Bon Echo Provincial Park: Shaped By Three Diverse Personalities and an Ojibwe Trickster
Bon Echo Provincial Park in Ontario, Canada, is well known for Mazinaw Lake, the seventh-deepest lake in Ontario. The southeastern shore of the lake features the massive 100 m (330 ft) high Mazinaw Rock rising out of the water which is adorned with native art. Mazinaw was designated a National Historic Site of Canada in 1982.
Nanabozho, The Ojibwe trickster
The unofficial mascot of the park is Nanabozho, who is depicted amongst the 260 plus Bon Echo pictographs (rock paintings rather than rock carvings).
Nanabozho Pictograph (Robertson, G.E / CC BY-SA 2.0 )
Nanabozho is a spirit and culture hero who figures prominently in traditional Ojibwe storytelling, including the story of the world's conception of which he is co-creator. He was sent to Earth by the Great Spirit, Gitche Manitou, to instruct the Ojibwe and one of his first tasks was to name all the plants and animals. He is the inventor of fishing and Ojibwe hieroglyphs of which not much is known as they are considered sacred. Several Ojibwe elders are said to still know the meanings, but very little information has been revealed.
Nanabozho is a shapeshifter and most often appears in the form of a rabbit. He is also considered to be the founder of Midewiwin or the Grand Medicine Society which is a secretive religion of some of the indigenous peoples in regions of North America. Its practitioners are called Midew, which can be translated as ‘medicine man’.
History of Bon Echo Provincial Park
The Bon Echo region – after lumber companies and farming communities moved out – was purchased in 1889 by Dr. Weston A. Price, a dentist known primarily for his theories on the relationship between nutrition, dental and physical health. He, along with his wife, was inspired by Mazinaw Rock and the surrounding area. They named the area "Bon Echo" because of the acoustical properties across Mazinaw Lake.
Bon Echo Inn postcard ( Public Domain )
The Prices built the Bon Echo Inn as a health retreat catering to the wealthy. Due to his strong religious beliefs, alcohol was banned on the premises and the inn primarily attracted like-minded people. It was also occupied by a group of Methodist pastors and attendance at church on Sundays was mandatory.
After several years at the inn, Dr. Price sold Bon Echo to Flora MacDonald Denison, a feminist, and her husband Howard following a personal tragedy. After obtaining the property, they sent the pastors away and when they divorced two years later, Flora turned Bon Echo Inn into a haven for artists, poets, and writers, most notably the members of the ‘Group of Seven’ which was a group of Canadian landscape painters who initiated the first major Canadian national art movement from 1920 to 1933.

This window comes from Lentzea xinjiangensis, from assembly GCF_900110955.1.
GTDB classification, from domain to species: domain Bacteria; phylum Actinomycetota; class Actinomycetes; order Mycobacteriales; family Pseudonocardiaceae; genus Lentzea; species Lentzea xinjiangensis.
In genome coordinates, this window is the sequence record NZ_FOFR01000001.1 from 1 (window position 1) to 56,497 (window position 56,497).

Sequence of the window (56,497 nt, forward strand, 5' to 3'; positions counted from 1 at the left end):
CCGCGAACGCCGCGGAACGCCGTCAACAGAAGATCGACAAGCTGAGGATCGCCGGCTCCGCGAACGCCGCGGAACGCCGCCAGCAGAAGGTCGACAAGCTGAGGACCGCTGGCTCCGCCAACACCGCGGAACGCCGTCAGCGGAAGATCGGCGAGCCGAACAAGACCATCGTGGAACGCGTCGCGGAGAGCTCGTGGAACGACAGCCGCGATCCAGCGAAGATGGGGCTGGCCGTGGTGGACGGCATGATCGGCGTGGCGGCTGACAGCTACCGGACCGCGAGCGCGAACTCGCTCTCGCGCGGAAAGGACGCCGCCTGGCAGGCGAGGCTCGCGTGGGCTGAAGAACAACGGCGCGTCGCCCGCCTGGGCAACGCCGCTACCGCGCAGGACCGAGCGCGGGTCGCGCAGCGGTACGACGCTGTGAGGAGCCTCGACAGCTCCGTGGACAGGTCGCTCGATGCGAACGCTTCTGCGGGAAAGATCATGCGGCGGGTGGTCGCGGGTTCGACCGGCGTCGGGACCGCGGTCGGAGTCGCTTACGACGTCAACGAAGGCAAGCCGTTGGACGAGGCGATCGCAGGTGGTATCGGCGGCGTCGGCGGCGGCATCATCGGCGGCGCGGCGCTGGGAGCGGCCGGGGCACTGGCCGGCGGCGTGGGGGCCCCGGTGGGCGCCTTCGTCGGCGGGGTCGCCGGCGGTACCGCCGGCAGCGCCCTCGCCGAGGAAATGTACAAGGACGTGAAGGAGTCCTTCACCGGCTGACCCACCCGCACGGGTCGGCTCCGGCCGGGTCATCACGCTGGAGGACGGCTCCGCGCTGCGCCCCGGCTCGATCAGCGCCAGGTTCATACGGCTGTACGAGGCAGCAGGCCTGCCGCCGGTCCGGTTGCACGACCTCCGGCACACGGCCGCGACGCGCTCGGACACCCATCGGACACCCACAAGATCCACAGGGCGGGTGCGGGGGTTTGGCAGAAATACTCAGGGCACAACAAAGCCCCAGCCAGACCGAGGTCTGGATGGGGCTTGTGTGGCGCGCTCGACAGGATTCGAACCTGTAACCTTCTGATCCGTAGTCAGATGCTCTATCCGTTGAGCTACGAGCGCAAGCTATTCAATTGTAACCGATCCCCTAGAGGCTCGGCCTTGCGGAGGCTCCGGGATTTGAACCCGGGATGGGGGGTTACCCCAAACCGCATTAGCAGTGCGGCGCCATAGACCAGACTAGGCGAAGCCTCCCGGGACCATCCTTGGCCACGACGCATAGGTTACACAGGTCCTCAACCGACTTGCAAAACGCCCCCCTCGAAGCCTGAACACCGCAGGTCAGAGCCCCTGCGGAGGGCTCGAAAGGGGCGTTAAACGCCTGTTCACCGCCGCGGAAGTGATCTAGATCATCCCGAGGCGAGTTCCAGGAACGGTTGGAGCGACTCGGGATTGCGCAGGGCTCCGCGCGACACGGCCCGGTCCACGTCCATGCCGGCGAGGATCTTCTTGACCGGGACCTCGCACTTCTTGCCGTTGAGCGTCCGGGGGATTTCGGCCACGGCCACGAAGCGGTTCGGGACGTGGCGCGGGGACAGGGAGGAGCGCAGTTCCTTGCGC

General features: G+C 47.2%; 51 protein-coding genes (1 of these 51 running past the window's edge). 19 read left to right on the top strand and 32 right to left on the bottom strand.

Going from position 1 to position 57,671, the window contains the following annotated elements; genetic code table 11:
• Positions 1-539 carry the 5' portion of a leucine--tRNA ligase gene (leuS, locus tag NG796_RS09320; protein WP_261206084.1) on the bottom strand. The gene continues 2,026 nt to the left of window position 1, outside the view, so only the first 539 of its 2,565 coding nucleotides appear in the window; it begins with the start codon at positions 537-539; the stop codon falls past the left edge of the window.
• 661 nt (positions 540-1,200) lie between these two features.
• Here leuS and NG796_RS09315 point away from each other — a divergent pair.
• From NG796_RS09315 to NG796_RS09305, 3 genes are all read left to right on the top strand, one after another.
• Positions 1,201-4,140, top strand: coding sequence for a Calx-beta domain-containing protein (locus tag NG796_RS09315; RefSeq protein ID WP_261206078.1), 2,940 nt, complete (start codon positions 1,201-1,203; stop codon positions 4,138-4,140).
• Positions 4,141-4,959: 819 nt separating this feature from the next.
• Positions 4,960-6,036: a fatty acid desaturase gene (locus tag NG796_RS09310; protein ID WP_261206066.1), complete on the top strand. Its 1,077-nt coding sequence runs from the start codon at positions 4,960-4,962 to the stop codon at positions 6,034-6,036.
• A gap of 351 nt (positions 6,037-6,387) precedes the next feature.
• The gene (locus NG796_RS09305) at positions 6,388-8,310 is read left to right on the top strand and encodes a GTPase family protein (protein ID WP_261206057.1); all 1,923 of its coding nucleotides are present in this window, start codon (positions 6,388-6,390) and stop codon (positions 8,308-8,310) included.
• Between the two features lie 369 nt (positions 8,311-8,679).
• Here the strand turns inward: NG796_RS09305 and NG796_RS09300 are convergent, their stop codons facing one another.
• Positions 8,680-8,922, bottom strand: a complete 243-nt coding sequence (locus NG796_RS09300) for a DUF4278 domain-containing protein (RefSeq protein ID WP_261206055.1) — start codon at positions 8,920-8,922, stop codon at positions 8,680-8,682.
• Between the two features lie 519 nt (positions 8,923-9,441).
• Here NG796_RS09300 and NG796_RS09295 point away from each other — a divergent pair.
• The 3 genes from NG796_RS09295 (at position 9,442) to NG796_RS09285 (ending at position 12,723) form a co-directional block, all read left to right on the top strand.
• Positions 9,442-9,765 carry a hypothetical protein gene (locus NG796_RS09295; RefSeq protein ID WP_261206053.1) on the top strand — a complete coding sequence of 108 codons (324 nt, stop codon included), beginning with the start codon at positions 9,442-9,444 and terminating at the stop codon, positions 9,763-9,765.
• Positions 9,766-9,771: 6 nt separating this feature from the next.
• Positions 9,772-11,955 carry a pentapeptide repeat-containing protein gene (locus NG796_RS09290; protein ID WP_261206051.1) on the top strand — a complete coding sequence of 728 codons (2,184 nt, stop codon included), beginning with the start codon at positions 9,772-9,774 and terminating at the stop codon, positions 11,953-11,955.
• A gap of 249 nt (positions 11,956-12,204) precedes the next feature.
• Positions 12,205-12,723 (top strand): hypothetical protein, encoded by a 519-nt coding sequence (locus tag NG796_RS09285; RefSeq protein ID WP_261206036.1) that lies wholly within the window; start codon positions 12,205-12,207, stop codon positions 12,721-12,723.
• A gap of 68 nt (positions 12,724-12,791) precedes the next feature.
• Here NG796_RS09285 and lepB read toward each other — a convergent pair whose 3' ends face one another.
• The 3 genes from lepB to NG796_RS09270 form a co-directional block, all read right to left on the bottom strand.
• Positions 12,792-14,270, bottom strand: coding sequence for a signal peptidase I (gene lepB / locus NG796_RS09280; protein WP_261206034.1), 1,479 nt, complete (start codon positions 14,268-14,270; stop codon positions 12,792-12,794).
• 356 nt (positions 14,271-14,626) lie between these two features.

The Group of Seven ( Public Domain )
Merrill Denison, a Canadian playwright, inherited the property in 1921 and continued to operate the inn along with his wife, Muriel Denison - a famous author - until the beginning of the Great Depression in 1929.
After the depression, the inn was leased to the Leavens Brothers who operated it as a summer hotel, but in 1936 the inn and many outbuildings were destroyed by fire when lightning struck. The inn was never rebuilt. Denison continued to spend his summers at Bon Echo and for years some of the remaining cottages were used as summer getaways.
Financially, the Bon Echo was a burden on the Denison. He sold off some land, keeping less than 100 acres for themselves and he donated the property to the province in 1959. In 1965, Bon Echo Provincial Park officially opened.
What to see and do, and where to stay at Bon Echo
Bon Echo Provincial Park is north of Cloyne on Highway 41 and there all manner of activities, amongst them camping, hiking, boating, swimming and rock climbing . Accommodation is plentiful with 500 plus campsites, many of which can accommodate RVs, although for those who prefer bit more shelter, there are cabins and heated yurts.
Due to the length and difficulty of some of the hiking trails, they are not recommended for the ill-prepared camper, nor the unfit or inexperienced day-hiker. Less strenuous hiking trails include the Clifftop Trail that leads up to top of the Mazinaw Rock, providing a stunning view across the narrows of Mazinaw Lake.
Bon Echo Lagoon (Robertson, G.E / CC BY-SA 3.0 )
For those who love the water, it is possible to rent boats to explore the lakes and waterways. Several of the lakes are stone-bottomed, carved by glacial procession. They are relatively free of debris and sand, and as such, the water is clear and cold. The waters are generally at their warmest in August and Bon Echo Provincial Park has a few beaches along Mazinaw Lake.
Commonly seen mammals include rabbits, eastern chipmunks, squirrels, and voles. In the more secluded areas white-tailed deer, moose, black bear, red fox, beaver, and raccoons are visible.
Top image: Bon Echo Provincial Park Source: ( Pavel Cheiko / Fotolia)
Official Site: Bon Echo
Available at: http://www.ontarioparks.com/park/bonecho
2015. 50 Years of Bon Echo. Ontario Parks
Available at: http://www.ontarioparks.com/parksblog/50-years-of-bon-echo/
Druker, J. 2015. The Big Three who shaped Bon Echo Park. Frontenac News
Available at: http://www.frontenacnews.ca/